H. pallida occurs all over South Africa under a variety of climatic conditions, topographical situations and soil types
• M. polystachya is widely distributed in dry areas like Botswana, Namibia, Kalahari, Karoo & Eastern Cape Province.
• M. bipartita to be found in coastal belt of the south-eastern Cape Province.
Moraea polystachya (Blue tulp).
General: Plants medium to large, up to 80 cm high. Corm up to 5 cm in diameter, covered with dark coarse fibres.
Leaves: 3 - 5 Leaves, not longer than the stem, but usually bent and trailing.
Flowers: Violet to pale blue with yellow to orange nectar guides on the outer tepals. March to July.
General: The corm is white, covered by a dark brown fibrous tunic and buried deep in the soil.
Leaves: H. pallida usually has a single leaf (seldom more) formed at the base of the stem. It is long, narrow, strongly ribbed and ensheathes the stem. H. miniata usually has one to four leaves.
Flowers: H. pallida has 6 - 10 star-shaped flowers on a stem. They can be yellow to orange-red. On H. miniata, the branched stems bear clusters of flowers that are usually pink, but can be yellow, orange or red. A star-shaped yellow marking in the throat of the flower is a distinguishing characteristic.
Fruit: Club-shaped, three-celled capsules contain many angled seeds.
•The active principles are cardio-active glycosides
Non-cumulative bufadienolides. Also refer to syndrome of Cardiac Glycoside Intoxication to see “Tulp Poisoning”.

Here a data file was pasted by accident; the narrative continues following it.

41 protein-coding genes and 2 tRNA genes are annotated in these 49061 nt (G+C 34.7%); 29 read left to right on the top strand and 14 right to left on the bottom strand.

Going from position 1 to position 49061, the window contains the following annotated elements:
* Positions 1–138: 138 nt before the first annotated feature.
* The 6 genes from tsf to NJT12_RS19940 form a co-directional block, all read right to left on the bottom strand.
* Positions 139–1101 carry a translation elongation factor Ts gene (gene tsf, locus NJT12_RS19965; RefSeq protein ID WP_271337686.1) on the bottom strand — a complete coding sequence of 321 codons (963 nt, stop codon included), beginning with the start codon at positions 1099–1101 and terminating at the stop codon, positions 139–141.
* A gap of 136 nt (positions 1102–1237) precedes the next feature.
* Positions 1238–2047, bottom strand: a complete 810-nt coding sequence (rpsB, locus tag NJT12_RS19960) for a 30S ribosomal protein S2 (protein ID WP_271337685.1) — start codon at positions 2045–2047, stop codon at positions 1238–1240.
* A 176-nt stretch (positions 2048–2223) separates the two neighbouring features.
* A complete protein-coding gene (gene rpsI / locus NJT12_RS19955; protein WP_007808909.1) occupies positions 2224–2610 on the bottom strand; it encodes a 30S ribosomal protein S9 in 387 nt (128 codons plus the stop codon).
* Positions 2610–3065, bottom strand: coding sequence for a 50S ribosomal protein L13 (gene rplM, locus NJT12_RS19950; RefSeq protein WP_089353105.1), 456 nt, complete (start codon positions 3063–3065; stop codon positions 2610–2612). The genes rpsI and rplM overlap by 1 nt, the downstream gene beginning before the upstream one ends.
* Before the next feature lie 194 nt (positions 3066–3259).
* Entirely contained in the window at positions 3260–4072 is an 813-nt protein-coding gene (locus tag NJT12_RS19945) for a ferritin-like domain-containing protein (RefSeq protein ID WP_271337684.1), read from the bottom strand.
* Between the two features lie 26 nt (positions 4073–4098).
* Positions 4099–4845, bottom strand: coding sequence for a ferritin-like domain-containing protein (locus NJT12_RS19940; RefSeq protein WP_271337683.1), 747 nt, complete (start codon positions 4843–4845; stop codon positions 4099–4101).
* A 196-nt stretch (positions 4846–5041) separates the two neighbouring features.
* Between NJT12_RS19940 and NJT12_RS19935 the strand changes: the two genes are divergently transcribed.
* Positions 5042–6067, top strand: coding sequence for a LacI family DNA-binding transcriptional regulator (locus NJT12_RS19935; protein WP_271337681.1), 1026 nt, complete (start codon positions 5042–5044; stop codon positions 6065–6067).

• Fatally poisoned stock usually dies 24 to 48 hours after they have
• Non-fatally poisoned stock generally recovers within three to four days.
• Not specific - rather negative
• Subepi- and endocardial haemorrhages
• Lung oedema, congestion, emphysema
• Ruminal atony and enteritis - even haemorrhagic
• Leaves present in rumen.
In more chronic cases small foci of degeneration of cardiac musculature are seen occasionally.
• Activated charcoal is very effective.
• Dose 2g/kg.
• Large dose is essential.
• Adsorption and fixation of excess in rumen.
• Even retro-diffusion back from plasma.
• Minimize stress to prevent catecholamine release.
Additional treatment for valuable animals:
2. ß-blocking agents
3. ACP: Tranquillizer (multipotent blocker)
4. Atropine (if AV-block is present).
Colour photos. Final web-ready size: JPEG, 72 ppi. Photo 1: 6.91 kb; Photo 2: 23.4 kb; Photo 3: 33.5 kb; Photo 4: 9.39 kb; Photo 5: 22.3 kb, 72 ppi; Photo 6: 5.2 kb, 96 ppi; Photo 7: 35.6 kb, 100 ppi; Photo 8: 14.8 kb, 72 ppi. Original TIFF file housed at the Dept. of Paraclinical Sciences, Section Pharmacology and Toxicology, University of Pretoria.